An actor and writer from the Borders is hoping to be recognised as a clan's first chief in more than 500 years.
Sir John McEwen, who lives near Duns, said he had "no particular qualifications" to take up the role other than his love of the clan.
He said the last known Clan MacEwen chief had died in 1492.
A gathering will be held in June near their ancestral home near Loch Fyne to "solidify" the clan's position that Sir John should be its new chief.
The Clan Ewen Society - formed in 1977 - claims to represent many variations of the name including MacEwan, MacEwen, McEwan and McEwen.
Chairman Sean McCuin said a previous Derbhfine (gathering) in 2014 had seen Sir John selected as clan commander for a period of five years.
"This is the first step in having a chief of the name recognised," he said.
"The clan is happy with his fulfilment of this role and the next steps are to verify our support through the attendance of our gathering in June 2019.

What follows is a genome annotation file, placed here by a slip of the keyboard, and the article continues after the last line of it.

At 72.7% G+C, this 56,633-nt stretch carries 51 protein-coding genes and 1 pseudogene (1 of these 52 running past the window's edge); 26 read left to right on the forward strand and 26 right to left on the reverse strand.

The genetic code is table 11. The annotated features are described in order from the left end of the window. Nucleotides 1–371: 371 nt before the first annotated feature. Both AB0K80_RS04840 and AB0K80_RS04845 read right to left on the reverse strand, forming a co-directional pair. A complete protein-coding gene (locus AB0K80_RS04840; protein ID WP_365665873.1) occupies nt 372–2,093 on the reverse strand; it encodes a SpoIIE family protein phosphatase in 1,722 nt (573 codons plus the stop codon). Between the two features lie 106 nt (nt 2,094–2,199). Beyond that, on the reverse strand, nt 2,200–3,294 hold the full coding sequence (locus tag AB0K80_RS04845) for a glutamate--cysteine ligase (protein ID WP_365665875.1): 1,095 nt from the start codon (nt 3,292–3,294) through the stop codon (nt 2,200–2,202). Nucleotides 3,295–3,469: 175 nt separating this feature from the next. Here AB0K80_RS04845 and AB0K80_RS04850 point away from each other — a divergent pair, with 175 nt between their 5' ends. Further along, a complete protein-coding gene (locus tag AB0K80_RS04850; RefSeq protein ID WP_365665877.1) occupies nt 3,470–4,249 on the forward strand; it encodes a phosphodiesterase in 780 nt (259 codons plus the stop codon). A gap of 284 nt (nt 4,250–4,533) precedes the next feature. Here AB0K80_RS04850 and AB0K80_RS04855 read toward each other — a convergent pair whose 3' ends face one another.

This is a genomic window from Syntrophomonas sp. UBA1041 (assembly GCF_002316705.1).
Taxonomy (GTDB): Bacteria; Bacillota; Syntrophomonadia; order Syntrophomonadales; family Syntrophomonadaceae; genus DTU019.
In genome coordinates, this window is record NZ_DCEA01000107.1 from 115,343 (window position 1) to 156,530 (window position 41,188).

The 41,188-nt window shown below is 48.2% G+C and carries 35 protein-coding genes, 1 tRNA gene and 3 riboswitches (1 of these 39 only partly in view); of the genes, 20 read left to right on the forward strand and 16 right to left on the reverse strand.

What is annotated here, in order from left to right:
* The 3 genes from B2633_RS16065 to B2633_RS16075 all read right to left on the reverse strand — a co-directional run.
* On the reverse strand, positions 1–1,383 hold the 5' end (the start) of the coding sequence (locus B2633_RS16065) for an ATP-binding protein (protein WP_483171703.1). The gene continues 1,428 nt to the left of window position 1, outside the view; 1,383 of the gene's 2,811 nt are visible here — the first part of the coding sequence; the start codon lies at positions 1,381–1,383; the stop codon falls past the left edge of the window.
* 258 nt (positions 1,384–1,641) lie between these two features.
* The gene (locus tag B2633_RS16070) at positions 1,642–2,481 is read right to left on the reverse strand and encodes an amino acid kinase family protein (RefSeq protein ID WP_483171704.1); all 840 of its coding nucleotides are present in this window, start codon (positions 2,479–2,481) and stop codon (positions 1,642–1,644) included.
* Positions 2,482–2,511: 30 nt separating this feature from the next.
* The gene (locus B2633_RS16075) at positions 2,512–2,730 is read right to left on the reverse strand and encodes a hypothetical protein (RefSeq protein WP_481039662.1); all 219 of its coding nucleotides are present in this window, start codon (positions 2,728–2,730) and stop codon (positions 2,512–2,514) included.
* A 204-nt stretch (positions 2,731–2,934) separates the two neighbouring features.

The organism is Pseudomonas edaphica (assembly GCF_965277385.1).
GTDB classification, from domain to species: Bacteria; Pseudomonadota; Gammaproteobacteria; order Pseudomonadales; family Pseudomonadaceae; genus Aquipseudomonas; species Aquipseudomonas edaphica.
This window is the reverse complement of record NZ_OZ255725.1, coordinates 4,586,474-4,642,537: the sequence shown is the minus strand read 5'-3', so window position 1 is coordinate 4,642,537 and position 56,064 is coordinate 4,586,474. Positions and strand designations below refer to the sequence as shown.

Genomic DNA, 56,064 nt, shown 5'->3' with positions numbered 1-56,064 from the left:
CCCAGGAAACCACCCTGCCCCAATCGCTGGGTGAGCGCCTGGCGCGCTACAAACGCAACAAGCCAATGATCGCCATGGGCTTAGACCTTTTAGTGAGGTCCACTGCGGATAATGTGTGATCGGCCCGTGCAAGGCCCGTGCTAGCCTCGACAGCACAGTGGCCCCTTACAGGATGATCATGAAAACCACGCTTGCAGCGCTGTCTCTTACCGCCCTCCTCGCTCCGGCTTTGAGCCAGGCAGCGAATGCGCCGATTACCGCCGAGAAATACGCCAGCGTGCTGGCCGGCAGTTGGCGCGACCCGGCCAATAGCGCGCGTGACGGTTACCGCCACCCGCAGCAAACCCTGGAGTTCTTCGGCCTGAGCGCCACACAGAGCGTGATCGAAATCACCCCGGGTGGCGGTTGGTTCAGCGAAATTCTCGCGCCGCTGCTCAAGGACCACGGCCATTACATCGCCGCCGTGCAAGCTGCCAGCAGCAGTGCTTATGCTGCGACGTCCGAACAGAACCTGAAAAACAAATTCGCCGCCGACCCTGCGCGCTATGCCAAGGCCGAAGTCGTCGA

"We also have an online petition for those who are unable to physically attend.
"From there we can petition the Lyon Court to have a coat of arms of the name be matriculated, which in turn recognises Sir John as chief of the name."
Sir John said he had been contacted by the clan society as his grandfather, the first Baronet of Marchmont and Bardrochat, had been approached in the 1950s.
"I am the fifth baronet, after my grandfather, my uncle Jamie, my father Robin and my brother James," he said.
"I am an ordinary writer and actor, husband of a teacher, small-holder and the main carer of our four children.
"I have no particular qualifications for chiefship - unless you count the baronetcy - but I love my clan, and my country, and would love for the clans to play a full and active part in the life of modern Scotland."
Mr McCuin said it would be a major boost if Sir John was recognised as clan chief.
"Clan MacEwen is an ancient though small clan and have been subject to larger clans in the past," he said.
"Having a chief of the name allows for a seat on the standing council of Scottish chiefs and recognises our clan as independent and autonomous.
"It also helps to provide clan unity throughout Scotland and the rest of the world."